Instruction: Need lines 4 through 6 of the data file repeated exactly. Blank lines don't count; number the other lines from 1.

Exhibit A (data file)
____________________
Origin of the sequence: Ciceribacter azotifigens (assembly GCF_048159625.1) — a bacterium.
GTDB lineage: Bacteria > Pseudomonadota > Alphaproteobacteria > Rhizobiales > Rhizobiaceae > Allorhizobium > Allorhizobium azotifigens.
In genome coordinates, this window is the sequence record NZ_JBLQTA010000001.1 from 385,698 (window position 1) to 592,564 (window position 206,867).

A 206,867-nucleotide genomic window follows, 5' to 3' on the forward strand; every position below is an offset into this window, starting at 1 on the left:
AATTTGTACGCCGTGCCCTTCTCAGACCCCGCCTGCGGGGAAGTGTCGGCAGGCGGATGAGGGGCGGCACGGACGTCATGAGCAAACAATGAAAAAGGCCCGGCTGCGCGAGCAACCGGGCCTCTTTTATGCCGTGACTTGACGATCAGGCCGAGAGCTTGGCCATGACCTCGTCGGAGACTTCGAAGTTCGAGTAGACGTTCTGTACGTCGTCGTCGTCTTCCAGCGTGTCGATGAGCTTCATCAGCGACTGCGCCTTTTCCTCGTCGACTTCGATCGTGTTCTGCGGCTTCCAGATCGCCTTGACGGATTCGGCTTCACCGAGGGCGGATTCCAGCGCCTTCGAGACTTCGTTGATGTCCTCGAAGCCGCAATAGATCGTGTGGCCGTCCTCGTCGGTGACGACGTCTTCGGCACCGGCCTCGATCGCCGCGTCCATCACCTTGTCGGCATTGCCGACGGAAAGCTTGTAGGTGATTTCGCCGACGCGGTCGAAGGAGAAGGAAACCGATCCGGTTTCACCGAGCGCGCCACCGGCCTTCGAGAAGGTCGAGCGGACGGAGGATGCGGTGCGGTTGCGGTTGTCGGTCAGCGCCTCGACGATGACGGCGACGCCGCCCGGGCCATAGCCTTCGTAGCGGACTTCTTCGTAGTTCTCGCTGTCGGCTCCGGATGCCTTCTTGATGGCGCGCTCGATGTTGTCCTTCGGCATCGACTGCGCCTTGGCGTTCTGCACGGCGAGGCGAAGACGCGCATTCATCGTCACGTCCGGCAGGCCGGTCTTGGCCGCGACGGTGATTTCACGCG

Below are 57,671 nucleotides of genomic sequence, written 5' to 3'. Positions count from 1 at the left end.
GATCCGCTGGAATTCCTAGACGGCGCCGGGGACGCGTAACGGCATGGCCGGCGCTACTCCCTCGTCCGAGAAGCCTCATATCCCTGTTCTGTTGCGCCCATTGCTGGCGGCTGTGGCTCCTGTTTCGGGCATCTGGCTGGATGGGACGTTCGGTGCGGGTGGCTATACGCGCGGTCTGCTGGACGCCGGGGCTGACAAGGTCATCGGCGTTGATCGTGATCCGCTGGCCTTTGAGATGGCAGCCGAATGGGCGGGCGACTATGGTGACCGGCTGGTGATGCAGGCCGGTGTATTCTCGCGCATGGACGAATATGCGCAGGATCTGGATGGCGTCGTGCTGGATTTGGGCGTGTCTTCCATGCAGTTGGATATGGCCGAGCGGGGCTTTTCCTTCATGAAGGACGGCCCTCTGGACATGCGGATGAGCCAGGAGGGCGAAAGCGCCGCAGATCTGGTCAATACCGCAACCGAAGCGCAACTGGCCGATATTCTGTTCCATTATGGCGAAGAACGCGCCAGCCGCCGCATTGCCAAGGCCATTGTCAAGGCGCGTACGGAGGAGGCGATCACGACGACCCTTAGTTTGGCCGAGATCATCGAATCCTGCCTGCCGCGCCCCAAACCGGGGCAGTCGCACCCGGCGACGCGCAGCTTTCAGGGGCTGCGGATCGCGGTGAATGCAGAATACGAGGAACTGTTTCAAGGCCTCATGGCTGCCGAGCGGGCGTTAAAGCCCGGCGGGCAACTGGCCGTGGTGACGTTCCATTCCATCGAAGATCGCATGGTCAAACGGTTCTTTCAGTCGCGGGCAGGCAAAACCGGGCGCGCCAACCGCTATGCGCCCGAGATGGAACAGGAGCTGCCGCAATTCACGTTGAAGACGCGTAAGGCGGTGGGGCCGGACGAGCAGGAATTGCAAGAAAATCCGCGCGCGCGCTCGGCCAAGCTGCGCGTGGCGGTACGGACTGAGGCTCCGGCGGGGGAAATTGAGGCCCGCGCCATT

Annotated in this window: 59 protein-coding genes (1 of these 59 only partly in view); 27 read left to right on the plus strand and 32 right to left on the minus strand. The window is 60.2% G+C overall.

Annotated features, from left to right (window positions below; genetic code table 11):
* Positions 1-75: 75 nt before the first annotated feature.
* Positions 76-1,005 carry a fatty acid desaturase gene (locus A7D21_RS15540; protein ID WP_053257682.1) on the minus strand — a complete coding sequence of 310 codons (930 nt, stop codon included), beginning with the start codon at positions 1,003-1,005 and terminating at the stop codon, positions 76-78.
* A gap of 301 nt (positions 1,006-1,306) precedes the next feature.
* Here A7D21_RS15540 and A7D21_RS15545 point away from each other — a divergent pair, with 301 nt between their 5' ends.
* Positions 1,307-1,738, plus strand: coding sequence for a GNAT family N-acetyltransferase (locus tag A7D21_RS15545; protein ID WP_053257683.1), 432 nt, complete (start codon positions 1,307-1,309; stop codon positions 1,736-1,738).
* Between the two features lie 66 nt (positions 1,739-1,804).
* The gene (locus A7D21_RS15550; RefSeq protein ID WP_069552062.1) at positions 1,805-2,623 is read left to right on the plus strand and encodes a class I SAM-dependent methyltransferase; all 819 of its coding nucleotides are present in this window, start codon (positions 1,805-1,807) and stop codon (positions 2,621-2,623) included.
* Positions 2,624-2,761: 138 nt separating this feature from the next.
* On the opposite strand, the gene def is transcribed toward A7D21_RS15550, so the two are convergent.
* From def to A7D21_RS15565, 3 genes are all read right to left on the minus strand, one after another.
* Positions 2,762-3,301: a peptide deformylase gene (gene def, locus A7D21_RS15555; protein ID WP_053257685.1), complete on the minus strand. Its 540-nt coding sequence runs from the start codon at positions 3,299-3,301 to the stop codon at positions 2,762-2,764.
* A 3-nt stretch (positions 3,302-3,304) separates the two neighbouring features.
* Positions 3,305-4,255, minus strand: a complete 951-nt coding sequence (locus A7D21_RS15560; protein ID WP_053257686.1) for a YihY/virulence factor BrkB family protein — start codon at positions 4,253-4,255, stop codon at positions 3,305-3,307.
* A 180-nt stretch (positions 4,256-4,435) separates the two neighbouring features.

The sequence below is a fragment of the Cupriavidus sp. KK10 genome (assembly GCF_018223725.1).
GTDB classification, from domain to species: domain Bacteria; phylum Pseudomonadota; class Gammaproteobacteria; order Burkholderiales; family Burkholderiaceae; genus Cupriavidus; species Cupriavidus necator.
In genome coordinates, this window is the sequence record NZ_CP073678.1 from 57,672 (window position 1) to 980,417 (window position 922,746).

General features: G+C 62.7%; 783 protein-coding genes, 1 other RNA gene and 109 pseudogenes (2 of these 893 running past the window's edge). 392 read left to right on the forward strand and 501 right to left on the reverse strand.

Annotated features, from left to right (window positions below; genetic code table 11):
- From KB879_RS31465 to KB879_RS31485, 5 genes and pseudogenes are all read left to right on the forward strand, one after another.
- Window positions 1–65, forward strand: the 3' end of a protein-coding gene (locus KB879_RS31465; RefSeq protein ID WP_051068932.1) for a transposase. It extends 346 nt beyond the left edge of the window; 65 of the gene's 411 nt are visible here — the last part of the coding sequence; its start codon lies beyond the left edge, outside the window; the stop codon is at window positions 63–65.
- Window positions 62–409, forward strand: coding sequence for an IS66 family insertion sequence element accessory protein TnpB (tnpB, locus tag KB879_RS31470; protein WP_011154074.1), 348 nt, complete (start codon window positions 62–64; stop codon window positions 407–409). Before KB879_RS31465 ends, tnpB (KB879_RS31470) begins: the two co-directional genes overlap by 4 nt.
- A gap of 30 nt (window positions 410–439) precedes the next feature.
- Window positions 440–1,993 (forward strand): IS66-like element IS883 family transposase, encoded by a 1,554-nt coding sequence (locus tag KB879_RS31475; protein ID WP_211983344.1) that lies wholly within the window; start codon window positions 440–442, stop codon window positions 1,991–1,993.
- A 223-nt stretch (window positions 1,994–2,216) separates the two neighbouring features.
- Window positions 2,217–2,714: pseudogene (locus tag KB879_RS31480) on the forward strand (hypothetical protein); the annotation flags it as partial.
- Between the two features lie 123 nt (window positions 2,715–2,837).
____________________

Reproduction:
A 206,867-nucleotide genomic window follows, 5' to 3' on the forward strand; every position below is an offset into this window, starting at 1 on the left:
AATTTGTACGCCGTGCCCTTCTCAGACCCCGCCTGCGGGGAAGTGTCGGCAGGCGGATGAGGGGCGGCACGGACGTCATGAGCAAACAATGAAAAAGGCCCGGCTGCGCGAGCAACCGGGCCTCTTTTATGCCGTGACTTGACGATCAGGCCGAGAGCTTGGCCATGACCTCGTCGGAGACTTCGAAGTTCGAGTAGACGTTCTGTACGTCGTCGTCGTCTTCCAGCGTGTCGATGAGCTTCATCAGCGACTGCGCCTTTTCCTCGTCGACTTCGATCGTGTTCTGCGGCTTCCAGATCGCCTTGACGGATTCGGCTTCACCGAGGGCGGATTCCAGCGCCTTCGAGACTTCGTTGATGTCCTCGAAGCCGCAATAGATCGTGTGGCCGTCCTCGTCGGTGACGACGTCTTCGGCACCGGCCTCGATCGCCGCGTCCATCACCTTGTCGGCATTGCCGACGGAAAGCTTGTAGGTGATTTCGCCGACGCGGTCGAAGGAGAAGGAAACCGATCCGGTTTCACCGAGCGCGCCACCGGCCTTCGAGAAGGTCGAGCGGACGGAGGATGCGGTGCGGTTGCGGTTGTCGGTCAGCGCCTCGACGATGACGGCGACGCCGCCCGGGCCATAGCCTTCGTAGCGGACTTCTTCGTAGTTCTCGCTGTCGGCTCCGGATGCCTTCTTGATGGCGCGCTCGATGTTGTCCTTCGGCATCGACTGCGCCTTGGCGTTCTGCACGGCGAGGCGAAGACGCGCATTCATCGTCACGTCCGGCAGGCCGGTCTTGGCCGCGACGGTGATTTCACGCG

Below are 57,671 nucleotides of genomic sequence, written 5' to 3'. Positions count from 1 at the left end.